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Currently dogs, cats and ferrets, which are pets, travel to Europe and back using the Pet Travel Scheme. Brexit means the rule which govern this may change. If the UK leaves the EU on the recently agreed date of 11th April 2019 WITHOUT a deal we may be treated as an unlisted country. This would mean that the following steps would need to be taken:

1. You must get your dog, cat or ferret microchipped and then vaccinated against rabies before travel.

2. Your pet must have a blood sample taken at least 30 days after the rabies vaccination. You’ll need to talk to us about whether you need a rabies vaccination or booster before this test. Providing your pet’s rabies vaccinations are kept up to date with boosters before the expiry date of the previous vaccination, a successful blood test will only needed the first time you travel to an EU country after Brexit.

3. The blood sample needs to be tested by an EU-approved blood testing laboratory.

4. The results of the blood test must show that the vaccination was successful. This means your pet must have a rabies antibody level of at least 0.5 IU/ml.

5. You must wait 3 months from the date the successful blood sample was taken before you travel.

6. You must take your pet to an Official Veterinarians (OV), together with proof of their vaccination history and a successful rabies antibody blood test result, no more than 10 days before travel to get a health certificate. Our practice has 3 OVs qualified to provide this documentation. Your pet will need a health certificate for each trip to the EU.

7. The OV will examine your pet and where appropriate issue a pet health certificate which is valid for:

  • 10 days after the date of issue for entry into the EU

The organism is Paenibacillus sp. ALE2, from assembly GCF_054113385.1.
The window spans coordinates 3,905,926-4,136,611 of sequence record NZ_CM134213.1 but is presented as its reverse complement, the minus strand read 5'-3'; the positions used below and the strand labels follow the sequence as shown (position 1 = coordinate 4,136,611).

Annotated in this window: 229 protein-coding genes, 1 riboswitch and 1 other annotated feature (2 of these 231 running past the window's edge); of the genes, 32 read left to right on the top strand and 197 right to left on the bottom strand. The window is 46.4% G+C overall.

• 4 months of onward travel within the EU
  • re-entry to the UK for 4 months after the date of issue

On arrival in the EU, pet owners travelling with their pets would be required to enter through a designated Travellers’ Point of Entry (TPE). At the TPE, the pet owner may be asked to present proof of microchip, rabies vaccination and the blood test result alongside their pet’s health certificate.

 

Pet Travel Brexit Return to the UK

Your pet must have one of the following documents when returning to the UK:

  • an existing EU pet passport (both for UK and EU citizens)
  • the EU health certificate issued in the UK used to travel to the EU
  • a UK pet health certificate (issued outside the UK for travel into the UK only)

Check the routes before you travel. On existing approved routes your documents and microchip will be checked. If you’re not travelling on an approved route you will need to talk to your vet about what preparations you need to make before travel.

There will be no change to the current requirements for pets entering the UK from the EU after 11 April.

Travel from countries that are not free from tapeworm (Echinococcus multilocularis).

You’ll need to take your dog to a vet between one and five days before returning to the UK for an approved tapeworm treatment. You do not need to treat your dog for tapeworm if you’re coming directly to the UK from Finland, Ireland, Malta or Norway.

More information can be found at https://www.gov.uk/guidance/pet-travel-to-europe-after-brexit or by contacting the Pet Travel Scheme Helpline by email pettravel@apha.gov.uk or telephone 0370 241 1710.